The comments come after the CEO of Goldman Sachs International, Richard Gnodde, told CNBC in March that it would be shifting jobs from London and bulking its European presence by "hundreds of people." However, the bank also confirmed at the time that this movement away from London would not necessarily result in a net reduction of workers in the U.K.
Relocation destinations are thought to include Dublin and Frankfurt, though Blankfein said he hoped the bank would not have to trigger plans.
Blankfein said negotiations between the EU and the U.K. would need to include an implementation period of "a couple of years" to ensure that the financial services industry can continue to operate once negotiations conclude in early 2019.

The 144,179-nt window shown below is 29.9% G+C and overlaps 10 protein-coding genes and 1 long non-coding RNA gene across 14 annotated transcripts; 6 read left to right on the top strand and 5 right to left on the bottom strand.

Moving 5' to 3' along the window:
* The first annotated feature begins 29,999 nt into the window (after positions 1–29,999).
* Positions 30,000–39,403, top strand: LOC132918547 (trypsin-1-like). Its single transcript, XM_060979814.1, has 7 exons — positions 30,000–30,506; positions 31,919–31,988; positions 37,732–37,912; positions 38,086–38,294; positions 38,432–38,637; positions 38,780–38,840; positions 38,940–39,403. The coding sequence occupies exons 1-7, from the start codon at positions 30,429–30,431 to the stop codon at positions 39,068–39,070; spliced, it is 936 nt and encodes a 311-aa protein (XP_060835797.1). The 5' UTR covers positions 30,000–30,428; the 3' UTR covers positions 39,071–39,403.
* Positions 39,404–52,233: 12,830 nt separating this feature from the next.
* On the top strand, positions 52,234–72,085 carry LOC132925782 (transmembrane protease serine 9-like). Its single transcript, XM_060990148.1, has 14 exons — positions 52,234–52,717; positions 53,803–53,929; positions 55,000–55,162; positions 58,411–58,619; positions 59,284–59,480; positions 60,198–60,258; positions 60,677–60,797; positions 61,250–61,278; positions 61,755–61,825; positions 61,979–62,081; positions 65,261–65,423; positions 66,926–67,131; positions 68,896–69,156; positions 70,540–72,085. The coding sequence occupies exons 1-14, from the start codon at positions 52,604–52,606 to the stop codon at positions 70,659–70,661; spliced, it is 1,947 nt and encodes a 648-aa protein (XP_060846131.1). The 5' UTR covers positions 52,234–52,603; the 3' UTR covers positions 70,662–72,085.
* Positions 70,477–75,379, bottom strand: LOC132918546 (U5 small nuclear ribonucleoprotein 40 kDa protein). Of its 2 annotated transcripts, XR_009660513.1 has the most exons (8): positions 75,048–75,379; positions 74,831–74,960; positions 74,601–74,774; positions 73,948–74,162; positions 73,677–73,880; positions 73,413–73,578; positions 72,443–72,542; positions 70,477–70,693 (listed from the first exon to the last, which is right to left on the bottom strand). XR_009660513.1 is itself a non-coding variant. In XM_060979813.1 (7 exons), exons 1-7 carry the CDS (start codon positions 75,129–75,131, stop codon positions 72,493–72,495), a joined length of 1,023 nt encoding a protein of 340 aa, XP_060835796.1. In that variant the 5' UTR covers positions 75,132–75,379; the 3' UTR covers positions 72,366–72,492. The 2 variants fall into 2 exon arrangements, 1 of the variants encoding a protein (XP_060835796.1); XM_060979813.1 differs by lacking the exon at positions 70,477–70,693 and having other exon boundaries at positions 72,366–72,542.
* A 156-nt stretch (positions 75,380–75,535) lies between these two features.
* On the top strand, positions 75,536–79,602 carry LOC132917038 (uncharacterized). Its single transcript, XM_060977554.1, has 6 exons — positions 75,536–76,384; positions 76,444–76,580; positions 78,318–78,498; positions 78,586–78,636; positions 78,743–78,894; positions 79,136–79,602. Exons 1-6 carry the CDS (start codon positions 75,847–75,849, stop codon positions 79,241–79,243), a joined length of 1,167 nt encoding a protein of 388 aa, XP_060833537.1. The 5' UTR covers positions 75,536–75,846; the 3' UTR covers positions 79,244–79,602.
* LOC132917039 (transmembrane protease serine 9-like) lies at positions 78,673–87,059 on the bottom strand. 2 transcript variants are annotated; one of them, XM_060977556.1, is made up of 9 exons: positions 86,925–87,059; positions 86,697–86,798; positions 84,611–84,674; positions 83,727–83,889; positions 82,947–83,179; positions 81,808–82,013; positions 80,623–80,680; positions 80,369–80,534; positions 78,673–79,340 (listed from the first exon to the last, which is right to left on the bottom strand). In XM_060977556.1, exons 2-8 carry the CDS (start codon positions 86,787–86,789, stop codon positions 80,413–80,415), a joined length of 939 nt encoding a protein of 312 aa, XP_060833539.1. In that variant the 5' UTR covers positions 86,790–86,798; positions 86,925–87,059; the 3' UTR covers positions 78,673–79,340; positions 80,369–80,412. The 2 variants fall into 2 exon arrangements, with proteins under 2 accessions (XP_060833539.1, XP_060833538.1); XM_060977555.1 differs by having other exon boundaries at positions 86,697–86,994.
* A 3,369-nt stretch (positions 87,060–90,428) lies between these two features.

"We are talking about the long-term stability of huge economies with hundreds of millions of people and livelihoods at stake and huge gross domestic product," he told the BBC.
"So, if it takes a little while - I'd rather get it right than do things quickly."
Read the full story on the BBC's website here.
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